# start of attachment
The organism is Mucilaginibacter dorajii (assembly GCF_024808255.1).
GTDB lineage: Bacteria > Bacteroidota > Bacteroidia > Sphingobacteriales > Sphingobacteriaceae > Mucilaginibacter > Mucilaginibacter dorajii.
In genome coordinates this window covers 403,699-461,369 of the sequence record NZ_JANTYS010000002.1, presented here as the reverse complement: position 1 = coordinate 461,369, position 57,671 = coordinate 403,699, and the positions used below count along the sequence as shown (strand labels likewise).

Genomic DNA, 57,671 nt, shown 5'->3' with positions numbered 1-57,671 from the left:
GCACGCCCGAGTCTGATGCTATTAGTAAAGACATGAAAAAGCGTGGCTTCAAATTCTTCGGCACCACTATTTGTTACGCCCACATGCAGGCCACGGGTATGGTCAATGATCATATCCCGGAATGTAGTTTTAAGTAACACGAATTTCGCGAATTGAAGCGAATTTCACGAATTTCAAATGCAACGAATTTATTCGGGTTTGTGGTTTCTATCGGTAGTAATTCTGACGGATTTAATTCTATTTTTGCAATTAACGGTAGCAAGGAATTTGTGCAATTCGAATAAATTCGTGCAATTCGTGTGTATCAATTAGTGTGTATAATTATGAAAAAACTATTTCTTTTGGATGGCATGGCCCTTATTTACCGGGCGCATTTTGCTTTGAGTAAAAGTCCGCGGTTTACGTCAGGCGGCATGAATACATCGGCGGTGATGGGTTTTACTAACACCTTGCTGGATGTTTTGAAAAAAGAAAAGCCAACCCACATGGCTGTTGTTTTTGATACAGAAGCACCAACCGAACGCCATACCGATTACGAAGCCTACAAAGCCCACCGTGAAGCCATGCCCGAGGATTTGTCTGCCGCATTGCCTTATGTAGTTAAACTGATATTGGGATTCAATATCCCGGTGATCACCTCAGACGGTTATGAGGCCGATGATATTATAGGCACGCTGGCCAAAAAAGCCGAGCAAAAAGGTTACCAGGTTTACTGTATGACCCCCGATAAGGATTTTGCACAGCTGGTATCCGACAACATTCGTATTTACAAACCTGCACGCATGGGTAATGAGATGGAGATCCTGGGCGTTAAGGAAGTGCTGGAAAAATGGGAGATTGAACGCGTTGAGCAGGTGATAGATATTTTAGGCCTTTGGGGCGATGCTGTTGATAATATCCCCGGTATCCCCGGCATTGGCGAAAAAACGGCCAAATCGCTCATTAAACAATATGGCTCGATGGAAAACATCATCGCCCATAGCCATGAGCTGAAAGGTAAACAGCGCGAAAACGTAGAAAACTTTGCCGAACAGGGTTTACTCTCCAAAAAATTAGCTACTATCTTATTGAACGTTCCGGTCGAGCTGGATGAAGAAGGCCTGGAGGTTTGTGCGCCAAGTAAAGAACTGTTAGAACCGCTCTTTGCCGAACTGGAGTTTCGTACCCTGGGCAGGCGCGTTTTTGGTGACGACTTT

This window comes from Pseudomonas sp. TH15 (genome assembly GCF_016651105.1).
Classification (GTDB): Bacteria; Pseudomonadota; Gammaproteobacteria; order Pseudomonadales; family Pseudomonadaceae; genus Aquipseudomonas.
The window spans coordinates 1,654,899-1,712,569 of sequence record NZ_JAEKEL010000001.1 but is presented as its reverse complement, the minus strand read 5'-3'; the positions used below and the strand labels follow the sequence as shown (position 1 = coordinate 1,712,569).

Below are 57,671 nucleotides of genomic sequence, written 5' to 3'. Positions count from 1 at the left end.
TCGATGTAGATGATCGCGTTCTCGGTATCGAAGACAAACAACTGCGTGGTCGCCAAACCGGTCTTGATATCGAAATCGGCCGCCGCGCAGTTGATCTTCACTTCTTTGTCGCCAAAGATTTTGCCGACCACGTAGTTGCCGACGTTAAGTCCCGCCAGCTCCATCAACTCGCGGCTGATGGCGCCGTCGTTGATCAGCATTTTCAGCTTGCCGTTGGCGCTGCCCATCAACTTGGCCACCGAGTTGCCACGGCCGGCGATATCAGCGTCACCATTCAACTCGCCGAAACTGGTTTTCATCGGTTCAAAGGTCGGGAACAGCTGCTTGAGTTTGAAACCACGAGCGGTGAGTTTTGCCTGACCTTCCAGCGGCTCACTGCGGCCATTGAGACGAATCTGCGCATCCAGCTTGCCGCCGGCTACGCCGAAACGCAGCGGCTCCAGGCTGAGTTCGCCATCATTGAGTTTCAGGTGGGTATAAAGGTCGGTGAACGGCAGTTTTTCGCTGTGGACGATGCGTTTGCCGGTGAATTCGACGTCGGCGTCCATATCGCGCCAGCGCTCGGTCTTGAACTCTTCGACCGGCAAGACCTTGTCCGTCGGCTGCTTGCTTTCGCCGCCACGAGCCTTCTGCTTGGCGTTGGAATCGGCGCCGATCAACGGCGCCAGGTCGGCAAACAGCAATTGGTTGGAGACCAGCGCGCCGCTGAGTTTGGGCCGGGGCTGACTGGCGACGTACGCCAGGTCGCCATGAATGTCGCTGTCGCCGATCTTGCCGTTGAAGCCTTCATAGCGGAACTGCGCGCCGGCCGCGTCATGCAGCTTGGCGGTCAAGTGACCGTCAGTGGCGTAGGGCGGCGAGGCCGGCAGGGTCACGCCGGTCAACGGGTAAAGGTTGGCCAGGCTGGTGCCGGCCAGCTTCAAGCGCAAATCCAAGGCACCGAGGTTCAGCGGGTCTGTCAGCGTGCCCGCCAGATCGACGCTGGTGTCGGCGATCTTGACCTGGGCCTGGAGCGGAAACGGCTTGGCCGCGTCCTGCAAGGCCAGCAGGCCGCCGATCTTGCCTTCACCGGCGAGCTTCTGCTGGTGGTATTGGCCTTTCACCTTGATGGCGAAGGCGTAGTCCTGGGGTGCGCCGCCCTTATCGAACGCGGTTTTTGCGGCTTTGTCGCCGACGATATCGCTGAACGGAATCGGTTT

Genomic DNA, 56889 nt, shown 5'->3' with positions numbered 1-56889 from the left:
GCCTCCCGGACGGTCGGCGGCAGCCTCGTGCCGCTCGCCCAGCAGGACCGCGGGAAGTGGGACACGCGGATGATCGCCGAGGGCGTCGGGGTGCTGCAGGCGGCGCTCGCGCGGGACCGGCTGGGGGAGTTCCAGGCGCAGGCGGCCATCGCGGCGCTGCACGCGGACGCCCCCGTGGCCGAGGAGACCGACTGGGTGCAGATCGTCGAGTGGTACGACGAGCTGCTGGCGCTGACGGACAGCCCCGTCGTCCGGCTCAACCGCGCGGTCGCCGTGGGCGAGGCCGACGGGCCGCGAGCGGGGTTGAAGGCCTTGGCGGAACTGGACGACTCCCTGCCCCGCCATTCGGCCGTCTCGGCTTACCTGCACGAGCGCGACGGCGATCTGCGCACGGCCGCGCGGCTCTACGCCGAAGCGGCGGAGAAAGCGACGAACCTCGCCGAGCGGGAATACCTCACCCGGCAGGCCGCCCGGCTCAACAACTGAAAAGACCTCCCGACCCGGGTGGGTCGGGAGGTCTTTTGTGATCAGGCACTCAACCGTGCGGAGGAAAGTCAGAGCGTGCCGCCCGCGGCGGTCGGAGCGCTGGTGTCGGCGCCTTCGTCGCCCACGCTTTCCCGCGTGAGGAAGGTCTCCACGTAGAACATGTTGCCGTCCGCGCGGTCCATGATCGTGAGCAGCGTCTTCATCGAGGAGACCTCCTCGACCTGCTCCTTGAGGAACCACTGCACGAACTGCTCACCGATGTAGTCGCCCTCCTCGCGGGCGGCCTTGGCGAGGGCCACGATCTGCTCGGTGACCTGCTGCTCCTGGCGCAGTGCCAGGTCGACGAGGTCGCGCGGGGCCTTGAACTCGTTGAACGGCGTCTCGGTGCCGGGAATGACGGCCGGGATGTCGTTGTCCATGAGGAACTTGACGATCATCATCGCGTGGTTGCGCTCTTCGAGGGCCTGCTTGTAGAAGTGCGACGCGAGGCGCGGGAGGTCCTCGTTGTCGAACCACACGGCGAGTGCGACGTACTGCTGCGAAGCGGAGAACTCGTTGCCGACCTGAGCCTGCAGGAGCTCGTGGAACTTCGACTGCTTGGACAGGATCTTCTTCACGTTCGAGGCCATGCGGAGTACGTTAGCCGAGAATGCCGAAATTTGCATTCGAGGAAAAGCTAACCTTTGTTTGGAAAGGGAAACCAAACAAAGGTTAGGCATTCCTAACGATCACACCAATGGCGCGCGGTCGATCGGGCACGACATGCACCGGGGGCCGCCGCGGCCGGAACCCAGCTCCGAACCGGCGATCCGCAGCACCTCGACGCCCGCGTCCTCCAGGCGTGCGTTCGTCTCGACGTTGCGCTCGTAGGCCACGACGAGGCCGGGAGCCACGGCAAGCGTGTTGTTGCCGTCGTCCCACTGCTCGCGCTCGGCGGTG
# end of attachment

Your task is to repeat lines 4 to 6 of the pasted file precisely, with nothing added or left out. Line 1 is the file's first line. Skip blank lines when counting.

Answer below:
Genomic DNA, 57,671 nt, shown 5'->3' with positions numbered 1-57,671 from the left:
GCACGCCCGAGTCTGATGCTATTAGTAAAGACATGAAAAAGCGTGGCTTCAAATTCTTCGGCACCACTATTTGTTACGCCCACATGCAGGCCACGGGTATGGTCAATGATCATATCCCGGAATGTAGTTTTAAGTAACACGAATTTCGCGAATTGAAGCGAATTTCACGAATTTCAAATGCAACGAATTTATTCGGGTTTGTGGTTTCTATCGGTAGTAATTCTGACGGATTTAATTCTATTTTTGCAATTAACGGTAGCAAGGAATTTGTGCAATTCGAATAAATTCGTGCAATTCGTGTGTATCAATTAGTGTGTATAATTATGAAAAAACTATTTCTTTTGGATGGCATGGCCCTTATTTACCGGGCGCATTTTGCTTTGAGTAAAAGTCCGCGGTTTACGTCAGGCGGCATGAATACATCGGCGGTGATGGGTTTTACTAACACCTTGCTGGATGTTTTGAAAAAAGAAAAGCCAACCCACATGGCTGTTGTTTTTGATACAGAAGCACCAACCGAACGCCATACCGATTACGAAGCCTACAAAGCCCACCGTGAAGCCATGCCCGAGGATTTGTCTGCCGCATTGCCTTATGTAGTTAAACTGATATTGGGATTCAATATCCCGGTGATCACCTCAGACGGTTATGAGGCCGATGATATTATAGGCACGCTGGCCAAAAAAGCCGAGCAAAAAGGTTACCAGGTTTACTGTATGACCCCCGATAAGGATTTTGCACAGCTGGTATCCGACAACATTCGTATTTACAAACCTGCACGCATGGGTAATGAGATGGAGATCCTGGGCGTTAAGGAAGTGCTGGAAAAATGGGAGATTGAACGCGTTGAGCAGGTGATAGATATTTTAGGCCTTTGGGGCGATGCTGTTGATAATATCCCCGGTATCCCCGGCATTGGCGAAAAAACGGCCAAATCGCTCATTAAACAATATGGCTCGATGGAAAACATCATCGCCCATAGCCATGAGCTGAAAGGTAAACAGCGCGAAAACGTAGAAAACTTTGCCGAACAGGGTTTACTCTCCAAAAAATTAGCTACTATCTTATTGAACGTTCCGGTCGAGCTGGATGAAGAAGGCCTGGAGGTTTGTGCGCCAAGTAAAGAACTGTTAGAACCGCTCTTTGCCGAACTGGAGTTTCGTACCCTGGGCAGGCGCGTTTTTGGTGACGACTTT

This window comes from Pseudomonas sp. TH15 (genome assembly GCF_016651105.1).